PHOENIX (3TV/CBS 5) -- He worked for the sheriff's office for four decades. Now he hopes to lead it. But there are two obstacles standing in the way of Jerry Sheridan's plan: former Sheriff Joe Arpaio and current Sheriff Paul Penzone.
"I'm not Joe Arpaio. He's responsible for what he did, and I'm responsible for my actions, and that's the way I always looked at things. A lot of people wanted to put us together - that that we're one, one team, one person, and that's not accurate," said Sheridan.
There are several races across the state featuring politicians seeking a return to elected office, despite the scandal that surrounded their downfall.
Sheridan is running against Arpaio and Glendale police officer Mike Crawford in the Republican primary, which is set to take place Tuesday.
Sheridan says he differs from his old boss in style and substance.
"I'm very uncomfortable in front of the camera. He loved and lived for the media attention. I'm not a grandstander. He did a lot of things for media attention. I will do things for the betterment of the citizens of Maricopa County, and good law enforcement practices. Number two is I know how to run the Maricopa County Sheriff's Office. I spent 40 years of my life there. I've had every rank from volunteer to the chief deputy. The only one left that I'm seeking now is the sheriff position itself," said Sheridan.
Fairly or not, the former chief deputy is connected to some of Arpaio's controversies. They include the mishandling of child sex crimes cases and the racial profiling case that Arpaio and the sheriff's office lost.
The former sheriff is one of four candidates in the crowded Aug. 4 GOP primary that will decide who moves on to challenge the current sheriff, Paul Penzone.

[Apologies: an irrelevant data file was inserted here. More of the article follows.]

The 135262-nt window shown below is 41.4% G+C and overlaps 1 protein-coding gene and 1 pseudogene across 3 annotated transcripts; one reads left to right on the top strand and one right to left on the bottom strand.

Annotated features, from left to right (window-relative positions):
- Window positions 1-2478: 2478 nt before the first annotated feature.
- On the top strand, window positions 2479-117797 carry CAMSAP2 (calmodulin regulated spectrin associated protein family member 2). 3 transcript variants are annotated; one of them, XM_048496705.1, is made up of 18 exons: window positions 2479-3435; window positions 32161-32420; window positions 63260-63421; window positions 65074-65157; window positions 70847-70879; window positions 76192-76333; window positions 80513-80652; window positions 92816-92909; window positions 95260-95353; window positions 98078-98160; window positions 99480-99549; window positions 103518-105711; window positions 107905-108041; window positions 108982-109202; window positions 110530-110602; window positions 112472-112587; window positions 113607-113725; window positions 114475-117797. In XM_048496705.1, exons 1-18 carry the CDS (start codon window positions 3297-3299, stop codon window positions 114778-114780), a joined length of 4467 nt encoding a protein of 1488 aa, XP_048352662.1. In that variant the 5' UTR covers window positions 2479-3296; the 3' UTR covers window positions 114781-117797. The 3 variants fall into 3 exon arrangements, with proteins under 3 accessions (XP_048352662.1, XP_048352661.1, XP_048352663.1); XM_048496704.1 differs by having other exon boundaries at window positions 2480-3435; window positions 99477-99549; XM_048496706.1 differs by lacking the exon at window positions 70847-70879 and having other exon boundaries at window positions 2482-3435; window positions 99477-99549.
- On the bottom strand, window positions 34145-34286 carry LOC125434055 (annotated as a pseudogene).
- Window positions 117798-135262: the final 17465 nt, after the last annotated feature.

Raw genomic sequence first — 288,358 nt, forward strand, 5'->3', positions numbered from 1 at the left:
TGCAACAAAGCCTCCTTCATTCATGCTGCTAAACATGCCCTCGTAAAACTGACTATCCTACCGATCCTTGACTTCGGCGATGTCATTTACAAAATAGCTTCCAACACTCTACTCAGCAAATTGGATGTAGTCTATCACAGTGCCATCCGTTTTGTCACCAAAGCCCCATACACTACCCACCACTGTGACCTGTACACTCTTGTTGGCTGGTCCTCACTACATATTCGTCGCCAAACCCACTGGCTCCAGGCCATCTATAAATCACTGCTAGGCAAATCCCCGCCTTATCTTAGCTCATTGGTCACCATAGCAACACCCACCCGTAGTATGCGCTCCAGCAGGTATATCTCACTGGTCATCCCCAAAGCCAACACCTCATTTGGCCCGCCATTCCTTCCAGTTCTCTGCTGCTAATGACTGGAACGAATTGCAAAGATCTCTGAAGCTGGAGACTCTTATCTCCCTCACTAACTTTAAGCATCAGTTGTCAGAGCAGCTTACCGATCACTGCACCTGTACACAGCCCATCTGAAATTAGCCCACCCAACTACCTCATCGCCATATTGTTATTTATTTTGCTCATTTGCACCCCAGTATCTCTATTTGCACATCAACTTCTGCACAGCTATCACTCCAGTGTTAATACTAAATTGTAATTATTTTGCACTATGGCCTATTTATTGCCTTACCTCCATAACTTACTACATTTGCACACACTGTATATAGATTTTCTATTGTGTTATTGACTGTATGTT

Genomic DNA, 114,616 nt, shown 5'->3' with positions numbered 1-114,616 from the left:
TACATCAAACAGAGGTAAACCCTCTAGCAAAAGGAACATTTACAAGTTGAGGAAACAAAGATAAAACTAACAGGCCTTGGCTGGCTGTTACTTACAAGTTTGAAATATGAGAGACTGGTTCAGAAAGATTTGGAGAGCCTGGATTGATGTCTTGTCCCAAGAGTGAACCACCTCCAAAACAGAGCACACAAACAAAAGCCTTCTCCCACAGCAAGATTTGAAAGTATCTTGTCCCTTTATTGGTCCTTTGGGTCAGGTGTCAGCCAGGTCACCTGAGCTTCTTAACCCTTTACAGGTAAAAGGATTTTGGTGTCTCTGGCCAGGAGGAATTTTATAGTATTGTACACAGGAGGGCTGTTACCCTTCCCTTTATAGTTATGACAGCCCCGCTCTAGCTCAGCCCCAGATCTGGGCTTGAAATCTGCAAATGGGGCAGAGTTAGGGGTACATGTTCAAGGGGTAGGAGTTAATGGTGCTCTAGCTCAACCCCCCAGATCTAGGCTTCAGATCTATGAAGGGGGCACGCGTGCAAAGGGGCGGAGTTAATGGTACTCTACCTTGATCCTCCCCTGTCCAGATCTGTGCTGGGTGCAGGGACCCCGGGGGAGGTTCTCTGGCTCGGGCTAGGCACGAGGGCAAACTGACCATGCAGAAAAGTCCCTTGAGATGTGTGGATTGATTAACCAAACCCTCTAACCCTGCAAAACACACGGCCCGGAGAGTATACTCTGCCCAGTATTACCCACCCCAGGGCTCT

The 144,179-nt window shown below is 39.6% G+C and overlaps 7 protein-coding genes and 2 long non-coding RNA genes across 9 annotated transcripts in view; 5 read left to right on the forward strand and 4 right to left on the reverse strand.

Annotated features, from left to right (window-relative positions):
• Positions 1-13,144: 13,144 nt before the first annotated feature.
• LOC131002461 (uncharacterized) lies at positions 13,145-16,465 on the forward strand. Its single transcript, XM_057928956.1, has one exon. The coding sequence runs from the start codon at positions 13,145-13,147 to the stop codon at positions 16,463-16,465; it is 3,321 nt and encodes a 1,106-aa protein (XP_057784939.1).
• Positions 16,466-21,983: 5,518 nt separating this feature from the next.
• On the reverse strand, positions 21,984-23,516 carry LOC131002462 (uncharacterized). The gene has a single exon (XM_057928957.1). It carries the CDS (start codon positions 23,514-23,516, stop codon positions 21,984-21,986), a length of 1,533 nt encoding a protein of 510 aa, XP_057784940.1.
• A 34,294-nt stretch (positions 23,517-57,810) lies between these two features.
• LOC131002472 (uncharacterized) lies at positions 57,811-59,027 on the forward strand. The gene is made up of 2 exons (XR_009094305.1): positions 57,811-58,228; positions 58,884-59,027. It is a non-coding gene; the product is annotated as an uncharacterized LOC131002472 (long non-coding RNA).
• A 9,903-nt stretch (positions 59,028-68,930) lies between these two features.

"I inherited those cases. There was a former chief deputy and other executive chiefs that were involved in those things. So, I don't have a problem standing here in front of you. And talking about those cases, because obviously I had to deal with them later on," said Sheridan.
Sheridan is critical of Arpaio, but he stops short of calling what the former sheriff did, "illegal."
"What happened was he and the executive chief that were working on the Melendrez case, they did target specific Hispanic neighborhoods to make those traffic stops. That's wrong." said Sheridan.
Sheridan says he is running because he heard from deputies who were unhappy with Penzone's leadership. He said he also wants to bring back the posse.
Reached for comment about the race, Arpaio said he had nothing negative to say about Sheridan. He said he decided to get into the race, after initially backing Sheridan, because he said voters contacted him and urged him to do so.